"It is a very bad thing," Bertolt Brecht said in 1932 about the state of the then new medium of radio. "It was suddenly possible to say everything to everyone but, when you thought about it, you had nothing to say." Radio was not a platform for a new political public: Instead of explication, one heard Viennese waltzes and recipes, instead of debates nice stories. Ten years after the first radio broadcasts, Brecht was disillusioned and proposed to transform the medium from an apparatus of dissemination to one of communication. This apparatus should not only transmit but also receive, not only allow the audience to listen, but to make them speakers and producers. Brecht formulated his reflections on a "rebellion by the listener" at the very time when radio became nationalized in Germany and increasingly exploited as an instrument of Nazi propaganda.
Taking Brecht's radio theory as a starting point, the exhibition "Radio-Activity" considers artistic and political collectives and endeavors of the 1920/30s and the 1960/70s, which created their own organs and communication channels:
During the first decades of the 20th century, there were various attempts to rethink language and create forms of antinational and international understanding. Paul Renner, for example, developed Futura in Munich: the first transnational typeface designed to lead into a common future, which established itself worldwide. In the 1920s, Esperanto—the international language conceived in the late nineteenth century by Ludwik Lejzer Zamenhof—became an instrument of left-wing political networking and was accordingly banned by the National Socialists. Also based on the concept of an international auxiliary language such as Esperanto was the idea of a Latin American idiom (Neocriollo) developed by the Argentinean artist Xul Solar. Although he posited it as an anticolonial tool, it was mostly used by his circle of friends.
Members of the "Rote Gruppe" and the "Association of Revolutionary Visual Artists (ARBKD)," which included George Grosz, John Heartfield, and Rudolf Schlichter, produced political satires for magazines such as "Der Knüppel" and the "Arbeiter-Illustrierte-Zeitung aller Länder," which placed the concerns of the workers in a context of internationalism and solidarity. Max Radler's ostensibly self-engrossed individual listener was part of the Workers' Radio Movement, one goal of which was to provide as many people as possible access to the medium.
In close collaboration with Helene Weigel, Elisabeth Hauptmann, Kurt Weill, Paul Hindemith, and others, Brecht examined the relationship between the individual and the collective in various textual and theatrical forms. In "Lindberghflug" (The Lindbergh Flight) and "Badener Lehrstück vom Einverständnis" (The Baden-Baden Lesson on Consent), both from 1929, he translated his thoughts on theater and radio into a musical-scenic "applied art," which, in the sense of a collective artistic exercise, could only be realized with the participation of the audience.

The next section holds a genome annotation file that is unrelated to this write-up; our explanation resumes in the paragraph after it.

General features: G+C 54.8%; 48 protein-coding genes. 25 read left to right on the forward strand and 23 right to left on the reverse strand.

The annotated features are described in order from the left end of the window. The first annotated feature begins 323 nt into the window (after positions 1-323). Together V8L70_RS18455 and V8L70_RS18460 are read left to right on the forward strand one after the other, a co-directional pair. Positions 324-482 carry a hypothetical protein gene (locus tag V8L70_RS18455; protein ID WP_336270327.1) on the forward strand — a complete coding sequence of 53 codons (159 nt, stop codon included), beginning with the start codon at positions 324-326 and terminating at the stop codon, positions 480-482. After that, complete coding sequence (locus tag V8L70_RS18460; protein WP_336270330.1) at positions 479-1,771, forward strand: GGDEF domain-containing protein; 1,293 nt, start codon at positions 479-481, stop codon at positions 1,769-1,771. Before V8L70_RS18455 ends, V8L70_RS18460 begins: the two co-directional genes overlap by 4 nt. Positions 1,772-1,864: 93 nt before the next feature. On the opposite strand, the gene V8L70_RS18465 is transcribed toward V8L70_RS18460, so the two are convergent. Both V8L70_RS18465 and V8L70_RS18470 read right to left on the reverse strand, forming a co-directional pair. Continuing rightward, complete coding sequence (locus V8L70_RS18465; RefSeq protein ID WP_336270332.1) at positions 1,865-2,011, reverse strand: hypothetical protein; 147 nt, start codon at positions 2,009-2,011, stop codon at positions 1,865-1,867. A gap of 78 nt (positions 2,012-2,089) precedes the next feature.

Beginning in the late 1960s, Brecht's radio theory was again the subject of heated debate. The basic idea of his critique was still relevant and coincided with a re-evaluation of Marxist theory: Who has the authority to interpret? Who speaks and to whom is spoken? The utopia of unbridled and authority-free communication electrified and inspired international movements such as anti-psychiatry and the Situationist International (SI).
In opposition to the exclusion of the Gruppe SPUR from the SI by Guy Debord, Jacqueline de Jong dedicated the first issue of her magazine "The Situationist Times" to the Munich-based artist group. Dozens of artist friends, experts, and non-experts from around the world contributed to the magazine's six issues. The "Gruppe SPUR" and its successor "Geflecht" dreamt of a utopian merging of the individual with the collective.
In 1974, the artist Ketty La Rocca protested: "It is not time for women to make statements: They have too much to do / and they would have to use a language that isn't theirs, within a / language as alien to them as it is hostile." The search for new forms of writing united artists like La Rocca, Tomaso Binga, and Betty Danon with feminists in the circle of art historian Carla Lonzi—very much in the spirit of Brecht: "Art must set in where the defect lies."
Assoziation Revolutionärer Bildender Künstler Deutschlands (ARBKD), Tomaso Binga, Cashmere Radio Berlin, Betty Danon, Isa Genzken, Gruppe SPUR, Kurt Günther, Wilhelm Heise, Ralf Homann/Manuela Unverdorben, Institute for Computational Vandalism, Jacqueline de Jong, Laboratorio P, Andrea Lesjak, Kalas Liebfried, Katrin Mayer, Karolin Meunier, Stephanie Müller, Radio Papesse, Max Radler, Ketty La Rocca, Ruine München, Rudolf Schlichter, Xul Solar, Kurt Weinhold, Andreas Zeising, H. P. Zimmer, Lina Zylla
Curated by Karin Althaus and Stephanie Weber
Free admission to this exhibition
Overview: Experimental radio stations
Exhibition texts (PDF)
The Situationist Times 2 (PDF)
The Situationist Times 5 (PDF)
Jacqueline de Jong
The Situationist Times 2 (September 1962)
Zeitschrift, 36 pages
© Jacqueline de Jong
The Situationist Times 5 (December 1964)
Zeitschrift, 219 pages
© Jacqueline de Jong
The PDFs were produced as part of "These are Situationist Times," an exhibition, digitization, and publication project developed by Torpedo (Oslo) and Ellef Prestaeter in collaboration with Jacqueline de Jong, Malmö Konsthall, and Museum Jorn